Effects of aging on mechanical properties of sternocleidomastoid and trapezius muscles during transition from lying to sitting position — A cross-sectional study
Authors: Piotr Kocur, Marcin Grzeskowiak, Marzena Wiernicka, Magdalena Goliwas, Jacek Lewandowski Dawid Łochyński
Author information: Department of Musculoskeletal Rehabilitation, Poznan University of Physical Education, Poland; Department of Pulmonological and Rheumatological Rehabilitation, Poznan University of Physical Education, Poland
Journal: Archives of Gerontology and Geriatrics - May 2017, Volume 70, Pages 14-18 (DOI: 10.1016/j.archger.2016.12.005)
- Stiffness and muscle tone of trapezius and sternocleidomastoid increases with age.
- Elasticity of trapezius and sternocleidomastoid decrease with age.
- Ageing changes mechanical parameters of muscles both in lying and sitting position.
- Ageing only slightly affects mechanical parameters during change of posture.
Aim: The aim of this study was to analyze the effects of aging on the viscoelastic properties of the upper trapezius (UT) and the sternocleidomastoid (SCM) muscle during transition from lying to sitting position.
Materials and methods: The study included 39 older (mean age 67 ± 5.9 years) and 36 younger (21.1 ± 1.8 years) women. Tone, stiffness and elasticity of the UT and the SCM were measured by means of myotonometry (MyotonPRO) in lying and then, in sitting position. The results were compared using two-way analysis of variance.
Results: Irrespective of the position, older women presented with significantly higher muscle tone, stiffness and elasticity than younger subjects (P < 0.05). In both groups, the transition from lying to sitting position resulted in a decrease (P < 0.05) in the tone and stiffness, but not the elasticity (P > 0.05) of the SCM, and stimulated an increase in the tone, stiffness and elasticity of the UT (P < 0.05). The degree of changes in both study groups was similar, except from the absolute value of the UT elasticity, significantly higher increase in older women than in younger subjects (P < 0.05).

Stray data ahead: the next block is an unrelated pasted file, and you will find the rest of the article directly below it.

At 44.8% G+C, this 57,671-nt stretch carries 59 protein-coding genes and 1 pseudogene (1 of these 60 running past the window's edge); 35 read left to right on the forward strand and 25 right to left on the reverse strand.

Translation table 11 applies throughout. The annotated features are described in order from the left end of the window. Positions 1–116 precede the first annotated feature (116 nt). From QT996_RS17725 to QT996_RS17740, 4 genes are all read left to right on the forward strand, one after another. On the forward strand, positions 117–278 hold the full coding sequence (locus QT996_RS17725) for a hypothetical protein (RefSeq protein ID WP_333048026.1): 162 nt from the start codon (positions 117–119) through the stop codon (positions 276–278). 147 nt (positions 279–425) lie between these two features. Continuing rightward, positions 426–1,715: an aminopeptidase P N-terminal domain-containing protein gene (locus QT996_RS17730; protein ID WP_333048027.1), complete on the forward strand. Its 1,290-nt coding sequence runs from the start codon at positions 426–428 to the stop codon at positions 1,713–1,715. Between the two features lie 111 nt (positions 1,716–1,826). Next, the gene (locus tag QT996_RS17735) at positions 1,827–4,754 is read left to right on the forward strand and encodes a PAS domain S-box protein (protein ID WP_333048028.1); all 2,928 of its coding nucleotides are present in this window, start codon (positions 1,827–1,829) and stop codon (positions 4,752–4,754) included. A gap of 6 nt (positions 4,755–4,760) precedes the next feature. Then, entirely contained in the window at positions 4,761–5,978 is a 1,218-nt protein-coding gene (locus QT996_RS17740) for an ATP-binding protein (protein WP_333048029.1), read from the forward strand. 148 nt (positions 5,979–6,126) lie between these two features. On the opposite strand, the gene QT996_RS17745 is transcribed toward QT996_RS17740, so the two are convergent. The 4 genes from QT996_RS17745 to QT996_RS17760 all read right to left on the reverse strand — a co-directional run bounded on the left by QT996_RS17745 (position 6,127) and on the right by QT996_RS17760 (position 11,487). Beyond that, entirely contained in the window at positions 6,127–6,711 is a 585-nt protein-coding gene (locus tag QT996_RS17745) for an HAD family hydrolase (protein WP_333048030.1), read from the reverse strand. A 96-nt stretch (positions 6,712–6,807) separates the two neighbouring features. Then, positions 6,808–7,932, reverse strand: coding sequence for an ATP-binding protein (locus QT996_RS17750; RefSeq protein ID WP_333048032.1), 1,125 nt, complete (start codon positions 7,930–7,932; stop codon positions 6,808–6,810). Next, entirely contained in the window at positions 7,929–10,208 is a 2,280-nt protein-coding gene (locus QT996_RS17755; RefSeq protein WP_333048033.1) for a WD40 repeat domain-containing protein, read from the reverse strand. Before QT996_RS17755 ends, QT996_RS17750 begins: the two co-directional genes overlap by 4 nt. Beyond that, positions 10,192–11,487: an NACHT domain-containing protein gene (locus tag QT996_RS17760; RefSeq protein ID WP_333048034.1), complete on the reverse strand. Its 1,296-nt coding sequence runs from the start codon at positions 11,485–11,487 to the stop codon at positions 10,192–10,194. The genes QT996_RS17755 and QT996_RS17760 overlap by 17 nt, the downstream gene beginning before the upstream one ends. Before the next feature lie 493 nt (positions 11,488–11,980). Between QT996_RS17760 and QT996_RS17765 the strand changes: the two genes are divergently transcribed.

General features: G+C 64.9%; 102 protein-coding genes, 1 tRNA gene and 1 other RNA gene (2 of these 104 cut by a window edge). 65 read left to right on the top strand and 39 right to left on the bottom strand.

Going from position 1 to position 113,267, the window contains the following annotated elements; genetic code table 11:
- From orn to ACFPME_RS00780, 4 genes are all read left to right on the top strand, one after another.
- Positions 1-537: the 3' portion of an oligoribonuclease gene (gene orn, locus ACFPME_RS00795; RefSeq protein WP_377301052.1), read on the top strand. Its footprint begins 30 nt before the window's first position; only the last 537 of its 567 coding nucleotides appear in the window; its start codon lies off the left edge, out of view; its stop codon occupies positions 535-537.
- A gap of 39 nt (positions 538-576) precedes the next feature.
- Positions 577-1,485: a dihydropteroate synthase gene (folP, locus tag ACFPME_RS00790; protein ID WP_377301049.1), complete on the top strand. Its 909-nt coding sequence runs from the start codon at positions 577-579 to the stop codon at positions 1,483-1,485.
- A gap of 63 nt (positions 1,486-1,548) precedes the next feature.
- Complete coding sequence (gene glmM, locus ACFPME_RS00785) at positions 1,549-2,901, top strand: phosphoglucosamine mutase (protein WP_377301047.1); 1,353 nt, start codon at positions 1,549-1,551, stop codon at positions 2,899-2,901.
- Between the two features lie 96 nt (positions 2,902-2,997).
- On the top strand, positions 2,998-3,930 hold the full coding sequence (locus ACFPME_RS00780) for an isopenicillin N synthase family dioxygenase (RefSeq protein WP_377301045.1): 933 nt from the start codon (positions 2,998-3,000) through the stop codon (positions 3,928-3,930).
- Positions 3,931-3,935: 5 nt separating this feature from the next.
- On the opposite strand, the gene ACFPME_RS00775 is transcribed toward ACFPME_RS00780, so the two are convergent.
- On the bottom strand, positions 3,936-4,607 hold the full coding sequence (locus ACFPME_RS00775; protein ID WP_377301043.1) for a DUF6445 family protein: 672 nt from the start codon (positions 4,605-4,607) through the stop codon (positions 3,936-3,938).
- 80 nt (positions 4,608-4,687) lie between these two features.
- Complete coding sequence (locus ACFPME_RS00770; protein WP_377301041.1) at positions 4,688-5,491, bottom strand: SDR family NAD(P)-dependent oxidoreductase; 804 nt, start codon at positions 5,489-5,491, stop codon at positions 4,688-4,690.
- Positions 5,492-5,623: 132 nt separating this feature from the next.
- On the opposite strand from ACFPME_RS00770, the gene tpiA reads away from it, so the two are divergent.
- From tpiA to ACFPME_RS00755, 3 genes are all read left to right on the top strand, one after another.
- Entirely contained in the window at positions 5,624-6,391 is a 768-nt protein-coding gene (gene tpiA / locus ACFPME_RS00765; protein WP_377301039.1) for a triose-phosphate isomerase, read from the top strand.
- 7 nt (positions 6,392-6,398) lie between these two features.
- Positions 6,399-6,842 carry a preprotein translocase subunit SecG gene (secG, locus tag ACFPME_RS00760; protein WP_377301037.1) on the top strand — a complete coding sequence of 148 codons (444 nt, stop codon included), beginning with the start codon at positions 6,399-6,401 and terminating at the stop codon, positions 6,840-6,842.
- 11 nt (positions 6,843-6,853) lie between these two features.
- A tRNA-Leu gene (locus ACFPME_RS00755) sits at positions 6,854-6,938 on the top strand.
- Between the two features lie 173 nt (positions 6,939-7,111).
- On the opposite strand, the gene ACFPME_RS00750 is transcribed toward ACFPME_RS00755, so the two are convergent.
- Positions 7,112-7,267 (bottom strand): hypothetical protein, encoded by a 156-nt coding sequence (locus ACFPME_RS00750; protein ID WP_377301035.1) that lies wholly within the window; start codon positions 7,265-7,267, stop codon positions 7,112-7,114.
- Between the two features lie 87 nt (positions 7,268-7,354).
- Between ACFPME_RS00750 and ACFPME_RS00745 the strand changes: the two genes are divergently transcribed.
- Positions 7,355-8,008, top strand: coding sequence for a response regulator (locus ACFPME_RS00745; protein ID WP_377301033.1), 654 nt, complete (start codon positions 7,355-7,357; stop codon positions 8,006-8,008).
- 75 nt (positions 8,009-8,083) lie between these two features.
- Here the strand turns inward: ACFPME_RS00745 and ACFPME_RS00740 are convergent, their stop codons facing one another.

Conclusion: Age contributes to an increase in the stiffness and tone of the UT and the SCM, as well as to a decrease in the elasticity of these muscles in female subjects. In contrast, age exerts only a slight effect on the mechanical properties of both muscles during transition from lying to sitting position.
Keywords: Muscle tone, Ageing, Muscle stifness, Myotonometry, MyotonPRO
This study showed that irrespective of body position, age contributes to an increase in the stiffness and tone of the UT and the SCM, as well as to a decrease in the elasticity of these muscles in female subjects. In contrast, age exerts only a slight effect on the viscoelastic properties of both muscles during transition from lying to sitting position. These findings may be useful in searching for the etiology of neck pain and in monitoring of its treatment outcomes. Myotonometry may be considered a valuable adjunct to electromyographic testing.